« The struggles of May-June 68 in France have been part of a general wave of labor disputes and protests of various kinds (student claims, protests against the multiple wars in the world, a search for different values and ways of life…) that flourished from the second half of the 1960s until the beginning of the 1970s. All these conflicts expressed the accumulated tensions in society after two decades of very vigorous growth that jostled all the ideas and structures in place. They manifested to the highest degree the contradictions between the rapid development of the productive forces and the obsolete nature of the superstructures that coordinated them: economic, political, ideological, legal, family, cultural, moral super-structures, etc. These blatant inadequacies are at the basis of the explosion and the radical character of all these movements, not in the sense of an exit from capitalism – a perspective that was shared only by a very small minority at that time – but in the sense of challenging old structures that are not adapted to the new realities of the post-war period. The article “The significance of the struggles from 1966 to 1972” tries to draw up its tableau. Its first part is devoted, on the one hand, to the critical discussion of explanations commonly put forward to understand these events and, on the other hand, to lay the foundations of a coherent alternative explanation. »
(From the presentation of Controverses No. 5, May 2018)
The full version of this article has first been published in French on the Controverses website on May 11, 2018: La signification des luttes de 1966 à 1972. Hereafter we present an abridged version by the author. (Note from the editor)
The significance of the struggles from 1966 to 1972 (Part 1)
Intensity of labor disputes in the world
From the second half of the 1960s to 1972, we witness the rise of a wave of labor disputes in the world that would culminate in 1970. Like all large-scale social revolts, they have emerged spontaneously and have surprised everyone, both by their massive character and their radical nature. To these struggles of waged labor various kinds of protests have superposed themselves – just as massive and radical – from the student youth, in opposition to the wars in the Third World, in search of other values and ways of life… and this throughout the same period and in all four corners of the world.
Have they been the product of an international economic crisis and/or a generation conflict?
Did they express a desire to overthrow capitalism and/or a desire to better benefit from growth or to live it differently?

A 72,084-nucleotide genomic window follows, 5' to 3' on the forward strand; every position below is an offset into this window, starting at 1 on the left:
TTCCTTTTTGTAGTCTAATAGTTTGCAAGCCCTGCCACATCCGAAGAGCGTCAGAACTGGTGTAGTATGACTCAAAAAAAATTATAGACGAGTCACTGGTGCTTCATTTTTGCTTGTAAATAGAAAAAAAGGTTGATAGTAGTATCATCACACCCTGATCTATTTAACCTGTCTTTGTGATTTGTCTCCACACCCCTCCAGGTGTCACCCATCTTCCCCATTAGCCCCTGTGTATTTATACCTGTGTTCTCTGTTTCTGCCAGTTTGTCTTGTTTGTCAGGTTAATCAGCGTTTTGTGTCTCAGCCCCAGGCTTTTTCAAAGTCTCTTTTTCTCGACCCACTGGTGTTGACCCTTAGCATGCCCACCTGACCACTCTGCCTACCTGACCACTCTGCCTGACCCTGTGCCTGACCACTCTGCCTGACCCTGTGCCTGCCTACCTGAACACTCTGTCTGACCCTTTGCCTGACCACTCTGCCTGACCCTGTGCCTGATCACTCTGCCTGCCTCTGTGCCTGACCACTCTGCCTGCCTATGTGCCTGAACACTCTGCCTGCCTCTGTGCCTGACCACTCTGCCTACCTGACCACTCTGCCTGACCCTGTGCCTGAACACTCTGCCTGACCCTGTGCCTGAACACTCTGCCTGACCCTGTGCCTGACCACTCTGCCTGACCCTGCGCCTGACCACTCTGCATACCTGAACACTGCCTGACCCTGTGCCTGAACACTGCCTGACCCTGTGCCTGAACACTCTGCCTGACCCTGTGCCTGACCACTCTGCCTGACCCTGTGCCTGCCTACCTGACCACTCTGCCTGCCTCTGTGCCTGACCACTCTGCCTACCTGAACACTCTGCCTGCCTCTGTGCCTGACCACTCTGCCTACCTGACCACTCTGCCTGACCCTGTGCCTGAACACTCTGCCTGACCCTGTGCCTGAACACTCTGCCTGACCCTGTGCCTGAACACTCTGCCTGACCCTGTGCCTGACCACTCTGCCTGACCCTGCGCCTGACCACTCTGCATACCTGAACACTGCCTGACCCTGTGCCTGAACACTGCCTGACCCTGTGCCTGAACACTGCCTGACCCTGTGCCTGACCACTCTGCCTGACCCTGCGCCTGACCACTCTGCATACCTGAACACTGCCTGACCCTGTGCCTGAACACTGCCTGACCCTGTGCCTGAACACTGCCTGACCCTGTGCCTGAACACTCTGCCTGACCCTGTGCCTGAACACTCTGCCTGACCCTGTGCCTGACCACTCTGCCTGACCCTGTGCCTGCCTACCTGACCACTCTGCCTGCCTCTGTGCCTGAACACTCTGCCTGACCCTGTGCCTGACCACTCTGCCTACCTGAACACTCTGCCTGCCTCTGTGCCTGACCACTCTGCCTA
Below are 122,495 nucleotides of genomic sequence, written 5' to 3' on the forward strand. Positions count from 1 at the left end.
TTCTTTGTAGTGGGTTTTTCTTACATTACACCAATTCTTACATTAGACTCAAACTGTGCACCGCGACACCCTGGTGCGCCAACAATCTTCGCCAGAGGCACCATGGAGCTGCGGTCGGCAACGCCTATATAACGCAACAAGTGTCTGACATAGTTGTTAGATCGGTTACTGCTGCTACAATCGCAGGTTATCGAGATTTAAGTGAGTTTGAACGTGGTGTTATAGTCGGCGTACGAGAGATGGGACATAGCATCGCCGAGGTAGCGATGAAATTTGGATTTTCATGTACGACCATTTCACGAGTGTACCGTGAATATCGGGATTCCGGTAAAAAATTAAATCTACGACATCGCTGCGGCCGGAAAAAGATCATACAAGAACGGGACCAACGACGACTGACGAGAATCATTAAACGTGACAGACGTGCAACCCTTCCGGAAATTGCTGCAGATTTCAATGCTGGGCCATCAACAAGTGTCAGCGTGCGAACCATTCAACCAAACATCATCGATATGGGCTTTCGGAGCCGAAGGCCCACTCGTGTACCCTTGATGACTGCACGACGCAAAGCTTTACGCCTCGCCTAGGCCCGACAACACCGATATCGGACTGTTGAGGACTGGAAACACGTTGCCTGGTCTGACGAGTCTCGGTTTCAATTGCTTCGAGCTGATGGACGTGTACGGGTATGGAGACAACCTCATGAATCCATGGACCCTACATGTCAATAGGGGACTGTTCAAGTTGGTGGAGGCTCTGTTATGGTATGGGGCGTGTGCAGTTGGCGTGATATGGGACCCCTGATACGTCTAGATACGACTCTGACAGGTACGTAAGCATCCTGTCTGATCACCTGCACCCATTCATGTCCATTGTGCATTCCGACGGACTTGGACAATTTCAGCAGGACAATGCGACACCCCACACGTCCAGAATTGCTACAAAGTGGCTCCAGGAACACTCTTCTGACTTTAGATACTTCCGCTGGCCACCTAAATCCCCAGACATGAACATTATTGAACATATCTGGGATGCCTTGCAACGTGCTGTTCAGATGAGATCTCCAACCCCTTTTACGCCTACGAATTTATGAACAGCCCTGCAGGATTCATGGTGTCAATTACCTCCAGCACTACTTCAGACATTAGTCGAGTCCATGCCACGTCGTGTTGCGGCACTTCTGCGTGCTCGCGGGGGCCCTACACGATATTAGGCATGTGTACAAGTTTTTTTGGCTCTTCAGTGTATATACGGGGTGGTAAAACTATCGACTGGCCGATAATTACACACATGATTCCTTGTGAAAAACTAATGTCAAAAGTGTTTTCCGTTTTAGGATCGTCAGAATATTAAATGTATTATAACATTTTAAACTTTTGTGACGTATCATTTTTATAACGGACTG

What balance sheet can be drawn up from this? Did they impose a new, even a potentially revolutionary social course, or were they only a jolt in the counterrevolution that had crushed the workers’ movement following the failure of the revolutionary attempts in opposition to the First World War?
These are the questions this contribution proposes to address by starting, in this first part, with a discussion of the thesis that May 1968 was the product of a global economic crisis and a capitalism on the verge of bankruptcy.
This thesis was the key idea behind the resurgence of a component of the Communist Left at that time, that of interpreting such a social conflagration as “…the first major response of the working class to a process of acute crisis of the capitalist system.” (1)
Crisis or prosperity?
However, all the data are unambiguous: this wave of social conflicts has unfolded not in a context of “acute crisis” but in one of full prosperity. If there have indeed been some oscillations due to the cyclical nature of capitalism, there has been no real economic crisis before 1974-75, (2) the growth rate has been between 4% and 6% during the post-war period until 1973, as shown in the three graphs below for the world (A. Maddison) and for France:
The economic slowdown and crises have been posterior to this wave of struggles, so it cannot result from a “context of global economic exhaustion” (3) where “the specter of crisis and total collapse hovers over the whole society.” (4) To continue to claim this, while world GDP per capita has since doubled again, while China has changed its status from an underdeveloped country into a major power… is to hold a purely ideological discourse unrelated to the facts. To distort reality to make it correspond to one’s desires is not doing the work of Marxism but is a profession of faith.
Unemployment or full employment?
Would this wave of struggle then have been a reaction to a “threatening unemployment [which] is becoming more and more worrying every day. (…) Several sporadic strikes have the issue of maintaining employment and of full employment as a direct cause?” (5)
Let us recall this evidence that, in the course of capitalist functioning, and even in periods of full growth, there are always companies that fail, obsolete sectors that are threatened and companies that need restructuring. The 1960s were no exception to this rule, as they were characterized by unprecedented growth, which implied inevitable changes and rationalizations and therefore technical unemployment and redundancies. The sectors most concerned were the textile industry overturned by the arrival of synthetic fibers; the steel industry, an industrial sector undergoing restructuring throughout Europe at that time and coal mining with competition from oil. Finally, the post-war baby boom generated an increase in the number of young people entering the labor market. Despite all this, the unemployment rate remained below the 1950s and fluctuated only slightly in a context of full employment until 1975: